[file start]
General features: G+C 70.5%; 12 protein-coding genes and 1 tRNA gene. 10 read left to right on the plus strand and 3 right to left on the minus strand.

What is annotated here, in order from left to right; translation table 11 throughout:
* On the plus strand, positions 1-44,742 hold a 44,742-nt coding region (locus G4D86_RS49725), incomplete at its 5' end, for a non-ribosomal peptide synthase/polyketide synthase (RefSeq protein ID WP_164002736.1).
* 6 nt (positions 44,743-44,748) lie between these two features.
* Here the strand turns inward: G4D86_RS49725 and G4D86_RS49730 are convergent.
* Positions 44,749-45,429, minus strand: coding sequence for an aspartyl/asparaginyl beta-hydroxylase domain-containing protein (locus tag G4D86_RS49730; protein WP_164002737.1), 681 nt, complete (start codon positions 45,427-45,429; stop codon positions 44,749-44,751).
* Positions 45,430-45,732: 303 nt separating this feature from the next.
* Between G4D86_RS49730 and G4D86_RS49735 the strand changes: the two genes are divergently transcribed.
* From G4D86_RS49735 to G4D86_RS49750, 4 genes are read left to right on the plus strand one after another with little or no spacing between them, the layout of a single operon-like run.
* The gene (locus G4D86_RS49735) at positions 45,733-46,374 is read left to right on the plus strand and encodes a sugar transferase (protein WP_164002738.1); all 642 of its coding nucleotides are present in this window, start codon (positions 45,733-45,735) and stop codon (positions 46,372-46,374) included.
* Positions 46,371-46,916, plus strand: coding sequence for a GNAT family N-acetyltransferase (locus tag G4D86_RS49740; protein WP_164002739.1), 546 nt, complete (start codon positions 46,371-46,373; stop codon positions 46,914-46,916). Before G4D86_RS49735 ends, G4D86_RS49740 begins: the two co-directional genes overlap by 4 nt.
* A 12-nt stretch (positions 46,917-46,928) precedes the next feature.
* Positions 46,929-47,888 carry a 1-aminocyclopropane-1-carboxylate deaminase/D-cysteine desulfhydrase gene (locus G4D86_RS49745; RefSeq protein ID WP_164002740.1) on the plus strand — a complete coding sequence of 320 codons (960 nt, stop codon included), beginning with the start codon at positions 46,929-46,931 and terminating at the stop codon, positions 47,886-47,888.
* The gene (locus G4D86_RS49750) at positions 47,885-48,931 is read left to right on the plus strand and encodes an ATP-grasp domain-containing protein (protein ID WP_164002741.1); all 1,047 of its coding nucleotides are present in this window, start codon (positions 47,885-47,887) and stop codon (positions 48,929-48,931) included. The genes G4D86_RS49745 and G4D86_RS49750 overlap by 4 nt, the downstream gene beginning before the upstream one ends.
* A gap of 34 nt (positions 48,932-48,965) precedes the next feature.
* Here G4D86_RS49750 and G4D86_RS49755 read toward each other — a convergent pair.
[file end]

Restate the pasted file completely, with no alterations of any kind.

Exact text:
General features: G+C 70.5%; 12 protein-coding genes and 1 tRNA gene. 10 read left to right on the plus strand and 3 right to left on the minus strand.

What is annotated here, in order from left to right; translation table 11 throughout:
* On the plus strand, positions 1-44,742 hold a 44,742-nt coding region (locus G4D86_RS49725), incomplete at its 5' end, for a non-ribosomal peptide synthase/polyketide synthase (RefSeq protein ID WP_164002736.1).
* 6 nt (positions 44,743-44,748) lie between these two features.
* Here the strand turns inward: G4D86_RS49725 and G4D86_RS49730 are convergent.
* Positions 44,749-45,429, minus strand: coding sequence for an aspartyl/asparaginyl beta-hydroxylase domain-containing protein (locus tag G4D86_RS49730; protein WP_164002737.1), 681 nt, complete (start codon positions 45,427-45,429; stop codon positions 44,749-44,751).
* Positions 45,430-45,732: 303 nt separating this feature from the next.
* Between G4D86_RS49730 and G4D86_RS49735 the strand changes: the two genes are divergently transcribed.
* From G4D86_RS49735 to G4D86_RS49750, 4 genes are read left to right on the plus strand one after another with little or no spacing between them, the layout of a single operon-like run.
* The gene (locus G4D86_RS49735) at positions 45,733-46,374 is read left to right on the plus strand and encodes a sugar transferase (protein WP_164002738.1); all 642 of its coding nucleotides are present in this window, start codon (positions 45,733-45,735) and stop codon (positions 46,372-46,374) included.
* Positions 46,371-46,916, plus strand: coding sequence for a GNAT family N-acetyltransferase (locus tag G4D86_RS49740; protein WP_164002739.1), 546 nt, complete (start codon positions 46,371-46,373; stop codon positions 46,914-46,916). Before G4D86_RS49735 ends, G4D86_RS49740 begins: the two co-directional genes overlap by 4 nt.
* A 12-nt stretch (positions 46,917-46,928) precedes the next feature.
* Positions 46,929-47,888 carry a 1-aminocyclopropane-1-carboxylate deaminase/D-cysteine desulfhydrase gene (locus G4D86_RS49745; RefSeq protein ID WP_164002740.1) on the plus strand — a complete coding sequence of 320 codons (960 nt, stop codon included), beginning with the start codon at positions 46,929-46,931 and terminating at the stop codon, positions 47,886-47,888.
* The gene (locus G4D86_RS49750) at positions 47,885-48,931 is read left to right on the plus strand and encodes an ATP-grasp domain-containing protein (protein ID WP_164002741.1); all 1,047 of its coding nucleotides are present in this window, start codon (positions 47,885-47,887) and stop codon (positions 48,929-48,931) included. The genes G4D86_RS49745 and G4D86_RS49750 overlap by 4 nt, the downstream gene beginning before the upstream one ends.
* A gap of 34 nt (positions 48,932-48,965) precedes the next feature.
* Here G4D86_RS49750 and G4D86_RS49755 read toward each other — a convergent pair.